Saturday, January 31, 2009

Better news

In light of my last post, I thought I'd give a short update on some of the good things going on here at Stony Brook.

Classes started last week and although I'm going to be busy reading millions of articles, my courses look to be both intellectually stimulating and enjoyable. My course on memory looks to be especially interesting... which is good considering memory research is a large part of what I'm doing here.

In terms of research, I'm starting work on my first year project and finally learning how to design experiments and work with fMRI images. Its a lot of programming and things that I never thought I'd be doing but its pretty enjoyable so far. Now if I could figure out how to work spm5, I'd be all set.

My lab is taking a new student this year, so I've been meeting with prospective students and responding to e-mails. So far the candidates have been strong with at least one of them already receiving an offer from the department. Hopefully at least one accepts lest I be the only student in my lab next year.

Finally, after 3,000 years of epic battle with the mailroom, I've been able to secure a new mailbox key. Feel free to send me letters, cookies, howlers, or whatever else.

This post will be 30% shorter due to budget cuts

So the reality of the economic situation, like the identity of the final five cylons, has finally been fully revealed. TA lines are being cut all across campus, there is little (if any) departmental funding after for students after their fourth year, and the psychology department has been asked to cut its non-salary budgets a number greater than humanly possible.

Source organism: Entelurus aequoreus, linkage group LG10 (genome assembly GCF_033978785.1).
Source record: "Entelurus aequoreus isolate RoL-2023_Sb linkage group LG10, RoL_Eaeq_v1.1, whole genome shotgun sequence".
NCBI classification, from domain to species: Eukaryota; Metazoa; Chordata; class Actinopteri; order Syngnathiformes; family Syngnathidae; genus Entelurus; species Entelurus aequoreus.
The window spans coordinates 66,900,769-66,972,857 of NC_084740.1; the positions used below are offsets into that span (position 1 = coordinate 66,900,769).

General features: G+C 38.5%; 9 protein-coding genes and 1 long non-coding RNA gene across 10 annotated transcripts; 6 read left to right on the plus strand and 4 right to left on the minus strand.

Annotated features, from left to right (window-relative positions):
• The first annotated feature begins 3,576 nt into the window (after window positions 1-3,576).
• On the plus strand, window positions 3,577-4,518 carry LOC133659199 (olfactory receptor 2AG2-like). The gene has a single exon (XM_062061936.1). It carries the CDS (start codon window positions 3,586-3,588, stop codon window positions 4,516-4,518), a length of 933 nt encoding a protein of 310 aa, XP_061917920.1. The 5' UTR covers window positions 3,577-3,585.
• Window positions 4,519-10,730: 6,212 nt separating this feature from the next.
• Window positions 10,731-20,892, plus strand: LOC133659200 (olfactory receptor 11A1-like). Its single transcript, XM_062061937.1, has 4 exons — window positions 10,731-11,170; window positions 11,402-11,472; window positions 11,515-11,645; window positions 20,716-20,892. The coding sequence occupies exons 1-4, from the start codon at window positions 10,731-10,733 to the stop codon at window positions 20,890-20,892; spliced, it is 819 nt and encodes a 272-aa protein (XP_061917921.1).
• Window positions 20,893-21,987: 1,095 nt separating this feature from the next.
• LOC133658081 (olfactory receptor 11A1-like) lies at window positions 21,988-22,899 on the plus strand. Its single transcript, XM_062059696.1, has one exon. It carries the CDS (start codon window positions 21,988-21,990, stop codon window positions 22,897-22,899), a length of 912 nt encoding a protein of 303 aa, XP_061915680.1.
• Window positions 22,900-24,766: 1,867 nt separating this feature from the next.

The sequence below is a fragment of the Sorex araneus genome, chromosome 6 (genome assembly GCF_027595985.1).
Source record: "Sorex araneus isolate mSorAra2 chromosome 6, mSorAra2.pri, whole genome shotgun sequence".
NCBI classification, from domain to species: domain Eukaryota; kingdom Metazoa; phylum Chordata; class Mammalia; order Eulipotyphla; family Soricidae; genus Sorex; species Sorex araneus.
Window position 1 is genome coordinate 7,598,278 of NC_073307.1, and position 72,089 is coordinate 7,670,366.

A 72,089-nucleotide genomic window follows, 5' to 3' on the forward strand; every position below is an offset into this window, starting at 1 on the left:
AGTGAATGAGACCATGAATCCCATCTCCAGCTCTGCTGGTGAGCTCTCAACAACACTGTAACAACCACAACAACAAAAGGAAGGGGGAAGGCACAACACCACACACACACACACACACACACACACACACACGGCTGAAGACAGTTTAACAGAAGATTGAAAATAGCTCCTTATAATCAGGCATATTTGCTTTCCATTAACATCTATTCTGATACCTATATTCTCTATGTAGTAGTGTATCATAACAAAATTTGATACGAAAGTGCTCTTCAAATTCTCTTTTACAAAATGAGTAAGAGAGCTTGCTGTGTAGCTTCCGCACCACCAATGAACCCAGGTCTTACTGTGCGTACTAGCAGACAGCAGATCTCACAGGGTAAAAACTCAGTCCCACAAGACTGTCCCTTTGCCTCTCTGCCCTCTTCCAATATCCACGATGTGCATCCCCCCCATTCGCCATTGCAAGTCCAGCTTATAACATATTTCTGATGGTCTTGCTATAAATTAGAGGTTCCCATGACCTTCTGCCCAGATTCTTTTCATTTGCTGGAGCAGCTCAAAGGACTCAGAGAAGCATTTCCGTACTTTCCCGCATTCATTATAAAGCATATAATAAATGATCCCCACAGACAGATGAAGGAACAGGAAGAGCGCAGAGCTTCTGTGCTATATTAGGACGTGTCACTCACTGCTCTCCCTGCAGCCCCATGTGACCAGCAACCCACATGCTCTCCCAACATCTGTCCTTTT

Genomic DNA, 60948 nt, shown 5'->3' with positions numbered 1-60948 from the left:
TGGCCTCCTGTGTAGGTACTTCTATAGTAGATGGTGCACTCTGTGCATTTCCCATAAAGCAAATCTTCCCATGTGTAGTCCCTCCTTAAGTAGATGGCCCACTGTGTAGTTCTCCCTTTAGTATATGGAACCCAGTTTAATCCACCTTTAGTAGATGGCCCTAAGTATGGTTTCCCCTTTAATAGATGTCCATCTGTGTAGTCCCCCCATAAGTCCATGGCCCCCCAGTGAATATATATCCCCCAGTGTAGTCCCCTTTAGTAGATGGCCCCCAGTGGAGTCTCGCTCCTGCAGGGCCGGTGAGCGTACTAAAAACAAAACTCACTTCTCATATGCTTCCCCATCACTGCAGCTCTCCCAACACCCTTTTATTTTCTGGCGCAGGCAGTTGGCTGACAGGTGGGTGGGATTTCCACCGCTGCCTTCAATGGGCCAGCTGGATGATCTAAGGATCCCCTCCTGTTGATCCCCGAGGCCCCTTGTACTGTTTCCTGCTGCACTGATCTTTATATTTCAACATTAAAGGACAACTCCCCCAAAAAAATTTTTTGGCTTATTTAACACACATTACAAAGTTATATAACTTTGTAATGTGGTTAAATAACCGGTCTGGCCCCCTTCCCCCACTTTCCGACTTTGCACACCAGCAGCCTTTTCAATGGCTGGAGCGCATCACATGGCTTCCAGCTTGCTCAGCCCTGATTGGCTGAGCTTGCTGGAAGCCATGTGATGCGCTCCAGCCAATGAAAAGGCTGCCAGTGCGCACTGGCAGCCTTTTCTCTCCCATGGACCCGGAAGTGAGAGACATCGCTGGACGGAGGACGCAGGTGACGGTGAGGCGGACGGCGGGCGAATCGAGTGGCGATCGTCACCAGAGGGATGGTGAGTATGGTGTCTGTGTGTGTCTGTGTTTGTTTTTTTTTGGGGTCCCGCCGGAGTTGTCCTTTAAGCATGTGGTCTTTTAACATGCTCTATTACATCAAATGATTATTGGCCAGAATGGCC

What does this mean for the graduate students? Well, it places significant pressure on my class to finish as soon as possible. Many labs in the department (including my own) have students well past their fourth year and while grant money can still be used to support such students, its unlikely many labs will be able to make up the difference without departmental support. In the past, fifth and sixth year students have been able to secure TA positions, but the outlook for the current fourth year class is not so good. International students (who require funding or else face the possibility of having their visas revoked) will now be competing for scarce TA positions and advanced domestic students may not receive any departmental funding.

In the past when this has happened, professors have worked together to support students using grant money and other sources. There has already been talk of professors using their grant money to support students outside of their own labs as well as multiple labs splitting the cost of supporting a single student.

However, there is potentially some light at the end of the tunnel. The stimulus package working its way through congress includes billions of dollars for education. While this wouldn't solve the problem overnight, it would comfort some anxious minds.